The market place is full of people, despite the cold. The smells and sounds whisk by him. He better hurry, Mother is waiting for the potatoes. They will have latkes today, tonight is Chanukah. Isser likes latkes. Before Father died, they used to have applesauce with the latkes on Chanukah. His little sister has never had applesauce with latkes. He looks for the green grocer’s stall. There is long line. Everyone is stamping their feet and huddling in layers of clothes against the biting wind. Crates full of pickled vegetables line the path to the green grocer’s stall. Just beside him is small crate with jars of applesauce. If only Mother’s coins were not so few, he ponders and looks at the rows of small jars. A few steps and he can reach out and touch the jars. He runs his fingers over them with longing, thinks of his little sister and Mother’s latkes. A glance up and down the line he sees no one looking his way. A jar passes down into his coat pocket. He steps away from the crate and moves with the line, closer to the green grocer.
“Thief, thief!” An old woman shouts. His stomach knots, his face burns. He looks around, sees people avoiding his gaze. He leaves the line and hurries away. Mother’s shopping bag flaps empty against his leg. A hand grabs him from behind.
“Come here, you little thief!” It’s Mendel, the Beadle. “You are going to the Rabbi!” Mendel’s hand feels around in his pockets. Finds the jar of applesauce. He grabs Isser by the scruff of his coat. The boy doesn’t resist. How can he? It is true. He is a thief. People turn, point and whisper. His Mother’s shopping flapping empty against his leg. The beadle knocks on the Rabbi’s door. The boy shivers beneath his coat. The door opens and the Rabbi looks down at him.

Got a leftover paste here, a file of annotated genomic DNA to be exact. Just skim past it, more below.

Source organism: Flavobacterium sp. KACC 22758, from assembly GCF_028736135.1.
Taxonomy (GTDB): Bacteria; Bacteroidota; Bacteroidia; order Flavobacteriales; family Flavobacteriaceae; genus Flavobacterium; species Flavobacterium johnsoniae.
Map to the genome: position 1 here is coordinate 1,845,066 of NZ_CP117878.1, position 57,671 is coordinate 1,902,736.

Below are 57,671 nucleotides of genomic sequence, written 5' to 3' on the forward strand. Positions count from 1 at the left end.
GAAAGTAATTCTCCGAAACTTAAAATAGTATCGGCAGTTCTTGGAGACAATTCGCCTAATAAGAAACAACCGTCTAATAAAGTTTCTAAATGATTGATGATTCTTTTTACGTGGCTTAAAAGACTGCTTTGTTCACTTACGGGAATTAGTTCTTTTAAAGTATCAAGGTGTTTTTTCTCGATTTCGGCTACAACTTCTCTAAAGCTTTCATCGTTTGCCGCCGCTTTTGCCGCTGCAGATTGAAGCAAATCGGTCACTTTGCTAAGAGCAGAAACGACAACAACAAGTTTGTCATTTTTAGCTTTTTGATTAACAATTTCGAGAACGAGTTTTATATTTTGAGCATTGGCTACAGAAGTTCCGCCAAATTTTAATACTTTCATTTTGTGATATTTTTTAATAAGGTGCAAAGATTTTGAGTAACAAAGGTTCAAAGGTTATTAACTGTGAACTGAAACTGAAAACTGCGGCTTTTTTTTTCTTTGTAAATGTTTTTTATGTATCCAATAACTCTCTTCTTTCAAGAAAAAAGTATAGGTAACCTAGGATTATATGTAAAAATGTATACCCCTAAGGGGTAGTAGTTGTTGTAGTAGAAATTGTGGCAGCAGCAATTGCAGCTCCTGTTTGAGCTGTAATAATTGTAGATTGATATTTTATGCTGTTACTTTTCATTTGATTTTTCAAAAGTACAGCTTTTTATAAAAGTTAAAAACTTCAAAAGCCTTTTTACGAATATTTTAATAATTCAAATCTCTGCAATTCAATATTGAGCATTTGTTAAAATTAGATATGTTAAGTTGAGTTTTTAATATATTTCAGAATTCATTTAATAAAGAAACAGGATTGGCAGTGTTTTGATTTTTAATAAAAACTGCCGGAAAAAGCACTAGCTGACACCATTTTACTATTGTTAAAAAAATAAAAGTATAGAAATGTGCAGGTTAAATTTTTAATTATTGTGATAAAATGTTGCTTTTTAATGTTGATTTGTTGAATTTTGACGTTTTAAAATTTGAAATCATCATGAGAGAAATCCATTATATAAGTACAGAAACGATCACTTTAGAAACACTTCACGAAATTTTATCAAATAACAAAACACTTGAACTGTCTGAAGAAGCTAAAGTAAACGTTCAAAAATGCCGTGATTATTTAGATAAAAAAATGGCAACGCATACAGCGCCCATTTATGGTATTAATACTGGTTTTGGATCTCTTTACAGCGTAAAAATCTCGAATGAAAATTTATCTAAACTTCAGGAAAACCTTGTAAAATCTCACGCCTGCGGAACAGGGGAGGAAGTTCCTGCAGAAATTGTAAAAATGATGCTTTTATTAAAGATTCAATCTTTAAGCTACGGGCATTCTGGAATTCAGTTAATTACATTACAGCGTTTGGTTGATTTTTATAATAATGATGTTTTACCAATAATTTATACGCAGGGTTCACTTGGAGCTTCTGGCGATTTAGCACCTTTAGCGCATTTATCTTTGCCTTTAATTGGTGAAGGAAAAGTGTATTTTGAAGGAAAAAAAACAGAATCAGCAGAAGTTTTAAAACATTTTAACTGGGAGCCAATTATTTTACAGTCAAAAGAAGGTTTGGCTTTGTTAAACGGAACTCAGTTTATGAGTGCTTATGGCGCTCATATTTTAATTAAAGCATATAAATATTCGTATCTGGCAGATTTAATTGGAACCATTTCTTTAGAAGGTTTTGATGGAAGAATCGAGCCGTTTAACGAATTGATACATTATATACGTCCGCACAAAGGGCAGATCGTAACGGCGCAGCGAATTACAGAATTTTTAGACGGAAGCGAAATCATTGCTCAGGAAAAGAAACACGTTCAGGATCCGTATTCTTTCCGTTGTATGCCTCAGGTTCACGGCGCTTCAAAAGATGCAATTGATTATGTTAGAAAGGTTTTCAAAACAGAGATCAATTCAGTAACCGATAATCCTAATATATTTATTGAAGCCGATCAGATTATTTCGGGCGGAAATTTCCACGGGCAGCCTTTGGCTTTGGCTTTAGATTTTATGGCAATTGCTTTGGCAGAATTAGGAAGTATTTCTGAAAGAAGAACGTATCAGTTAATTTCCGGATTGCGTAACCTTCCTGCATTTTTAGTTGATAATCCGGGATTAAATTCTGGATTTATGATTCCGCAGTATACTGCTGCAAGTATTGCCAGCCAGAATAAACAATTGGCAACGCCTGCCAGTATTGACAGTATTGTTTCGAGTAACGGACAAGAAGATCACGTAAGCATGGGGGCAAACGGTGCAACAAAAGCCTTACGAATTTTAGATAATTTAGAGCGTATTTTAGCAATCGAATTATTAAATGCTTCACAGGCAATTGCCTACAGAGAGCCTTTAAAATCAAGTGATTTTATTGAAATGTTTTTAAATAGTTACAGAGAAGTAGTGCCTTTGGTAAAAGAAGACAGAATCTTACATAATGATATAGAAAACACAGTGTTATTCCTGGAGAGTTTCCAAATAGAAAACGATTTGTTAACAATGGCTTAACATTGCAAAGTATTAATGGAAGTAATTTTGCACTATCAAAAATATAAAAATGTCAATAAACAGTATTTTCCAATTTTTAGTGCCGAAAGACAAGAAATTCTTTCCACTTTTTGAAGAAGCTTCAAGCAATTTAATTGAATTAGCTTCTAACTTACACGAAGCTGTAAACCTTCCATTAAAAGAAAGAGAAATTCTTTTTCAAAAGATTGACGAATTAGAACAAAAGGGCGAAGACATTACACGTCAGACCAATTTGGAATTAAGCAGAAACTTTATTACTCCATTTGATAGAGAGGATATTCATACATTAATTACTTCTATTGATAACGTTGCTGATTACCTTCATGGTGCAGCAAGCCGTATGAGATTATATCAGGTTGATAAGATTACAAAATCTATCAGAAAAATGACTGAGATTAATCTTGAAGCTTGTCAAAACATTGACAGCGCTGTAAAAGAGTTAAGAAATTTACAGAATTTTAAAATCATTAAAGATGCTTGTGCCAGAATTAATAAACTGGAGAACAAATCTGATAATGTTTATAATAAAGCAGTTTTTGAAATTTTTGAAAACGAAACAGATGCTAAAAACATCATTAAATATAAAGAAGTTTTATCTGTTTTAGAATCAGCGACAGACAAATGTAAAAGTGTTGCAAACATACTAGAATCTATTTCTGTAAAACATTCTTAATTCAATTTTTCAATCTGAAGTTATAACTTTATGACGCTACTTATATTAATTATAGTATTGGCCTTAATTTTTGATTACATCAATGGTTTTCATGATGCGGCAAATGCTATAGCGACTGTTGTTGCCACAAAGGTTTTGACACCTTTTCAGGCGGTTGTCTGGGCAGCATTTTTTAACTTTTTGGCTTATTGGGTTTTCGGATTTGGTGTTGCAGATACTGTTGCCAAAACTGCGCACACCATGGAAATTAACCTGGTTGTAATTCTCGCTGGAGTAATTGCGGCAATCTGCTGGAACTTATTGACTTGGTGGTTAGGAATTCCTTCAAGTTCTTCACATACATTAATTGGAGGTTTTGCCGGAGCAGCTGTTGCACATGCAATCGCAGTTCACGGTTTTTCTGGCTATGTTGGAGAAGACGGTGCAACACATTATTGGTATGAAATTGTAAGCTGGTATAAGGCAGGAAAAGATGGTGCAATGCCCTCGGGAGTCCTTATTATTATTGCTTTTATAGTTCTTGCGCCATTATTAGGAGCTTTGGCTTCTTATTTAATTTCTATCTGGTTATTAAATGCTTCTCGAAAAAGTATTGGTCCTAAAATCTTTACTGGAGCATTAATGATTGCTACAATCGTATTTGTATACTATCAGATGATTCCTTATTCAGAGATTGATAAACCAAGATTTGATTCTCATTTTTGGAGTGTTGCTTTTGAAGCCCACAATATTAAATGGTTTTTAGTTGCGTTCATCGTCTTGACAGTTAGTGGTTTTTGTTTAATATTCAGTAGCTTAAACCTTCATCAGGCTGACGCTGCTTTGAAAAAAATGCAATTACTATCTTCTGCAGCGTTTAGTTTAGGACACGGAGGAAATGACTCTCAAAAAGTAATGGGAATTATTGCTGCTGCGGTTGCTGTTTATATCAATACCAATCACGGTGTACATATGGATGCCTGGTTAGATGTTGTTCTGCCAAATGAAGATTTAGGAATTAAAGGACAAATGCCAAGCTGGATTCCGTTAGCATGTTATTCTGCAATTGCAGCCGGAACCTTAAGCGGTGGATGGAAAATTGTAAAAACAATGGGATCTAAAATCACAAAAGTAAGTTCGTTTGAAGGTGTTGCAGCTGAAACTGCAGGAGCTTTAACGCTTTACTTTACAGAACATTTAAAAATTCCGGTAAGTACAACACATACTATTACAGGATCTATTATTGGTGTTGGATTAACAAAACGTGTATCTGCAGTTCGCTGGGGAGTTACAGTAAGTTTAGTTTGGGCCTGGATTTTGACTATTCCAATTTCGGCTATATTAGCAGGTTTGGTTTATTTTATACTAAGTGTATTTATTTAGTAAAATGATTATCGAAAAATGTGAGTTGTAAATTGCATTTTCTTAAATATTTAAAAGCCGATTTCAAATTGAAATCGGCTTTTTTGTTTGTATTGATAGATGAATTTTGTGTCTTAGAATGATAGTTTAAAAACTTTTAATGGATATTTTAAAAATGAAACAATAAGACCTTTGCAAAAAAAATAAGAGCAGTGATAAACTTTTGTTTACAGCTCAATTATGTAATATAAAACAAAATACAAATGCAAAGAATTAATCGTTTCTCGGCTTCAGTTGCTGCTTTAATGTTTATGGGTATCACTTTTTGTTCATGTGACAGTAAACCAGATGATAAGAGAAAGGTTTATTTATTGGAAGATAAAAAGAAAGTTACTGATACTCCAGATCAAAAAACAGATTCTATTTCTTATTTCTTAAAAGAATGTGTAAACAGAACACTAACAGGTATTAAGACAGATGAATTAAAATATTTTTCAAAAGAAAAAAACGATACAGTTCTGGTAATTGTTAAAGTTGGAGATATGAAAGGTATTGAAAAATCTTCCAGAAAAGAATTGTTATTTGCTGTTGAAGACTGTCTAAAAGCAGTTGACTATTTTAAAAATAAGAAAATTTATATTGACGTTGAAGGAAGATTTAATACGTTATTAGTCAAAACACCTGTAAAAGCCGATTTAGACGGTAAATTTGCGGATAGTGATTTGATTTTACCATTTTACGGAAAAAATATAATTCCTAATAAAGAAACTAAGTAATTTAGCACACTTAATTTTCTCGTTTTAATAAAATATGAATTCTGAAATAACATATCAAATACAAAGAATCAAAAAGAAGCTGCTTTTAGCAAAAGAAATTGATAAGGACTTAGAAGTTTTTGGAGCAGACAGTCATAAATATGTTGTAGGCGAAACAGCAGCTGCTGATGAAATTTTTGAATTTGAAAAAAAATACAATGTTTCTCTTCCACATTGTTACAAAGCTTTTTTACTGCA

“What is it?” The Rabbi looks from Isser to Mendel the Beadle.
“The boy is a thief, Rabbi, he stole this from the green grocer,” the Beadle holds up the small jar with applesauce. The Rabbi looks back down at Isser.
“Who is this boy?” The Rabbi keeps looking at Isser.
“Isser, Dov the Tinker’s son.” The Beadle says.
“Isn’t his mother Gittel a widow?” The Rabbi asks.
“Yes,” the Beadle answers, “it’s been four years. The Beadle loosens his grip on the boy’s coat.
“Did you steal it, Isser?”
“Yes.” Isser nods and looks at his worn shoes.
“I see,” the Rabbi says, “why did you steal it, Isser?”
The boy shuffles his feet.
“For my sister, for Chanukah, Rabbi,” he says in a whisper.
“For Chanukah, you say, and your mother sent you for potatoes so you can have latkes, yes?”
“Yes.” The boy looks up at the Rabbi. “My sister has never had applesauce with latkes, Rabbi.”
“Hm, I see. So you stole the applesauce so she can have it with her latkes tonight?”
“Yes, Rabbi.” Isser moves his feet over the snow.
“Wait here Isser,” the Rabbi says, “Mendel come with me.” The two men disappear into the Rabbi’s House. Isser tries not to hear what they say. He thinks about his Mother, waiting at home for the potatoes, and of his little sister. The Rabbi’s voice drifts through the open door.
“I know Mendel. The truth is that Isser stole a jar of applesauce. Still we must ask why he did it to get at the perfect Truth. The Holy One, Blessed is He, judges everything on merit, and so must we. Truth is that Isser stole the applesauce for his sister, because it is Chanukah tonight and his mother has few coins to spare.”
Isser cannot hear what Mendel the Beadle answers. The two men comes back out. He dares not look at them. Mendel the Beadle puts something in his pocket. He can feel the form against his hand. The jar with applesauce! He looks at the Beadle. Mendel the Beadle smiles and nods.
“Isser,” the Rabbi says, “run and buy the potatoes your Mother needs for latkes. Tell the green grocer I will talk with him shortly. Gut Yontiff!”
This is part of the Reflections at the Magick Tree 12 days of Yule Blog Party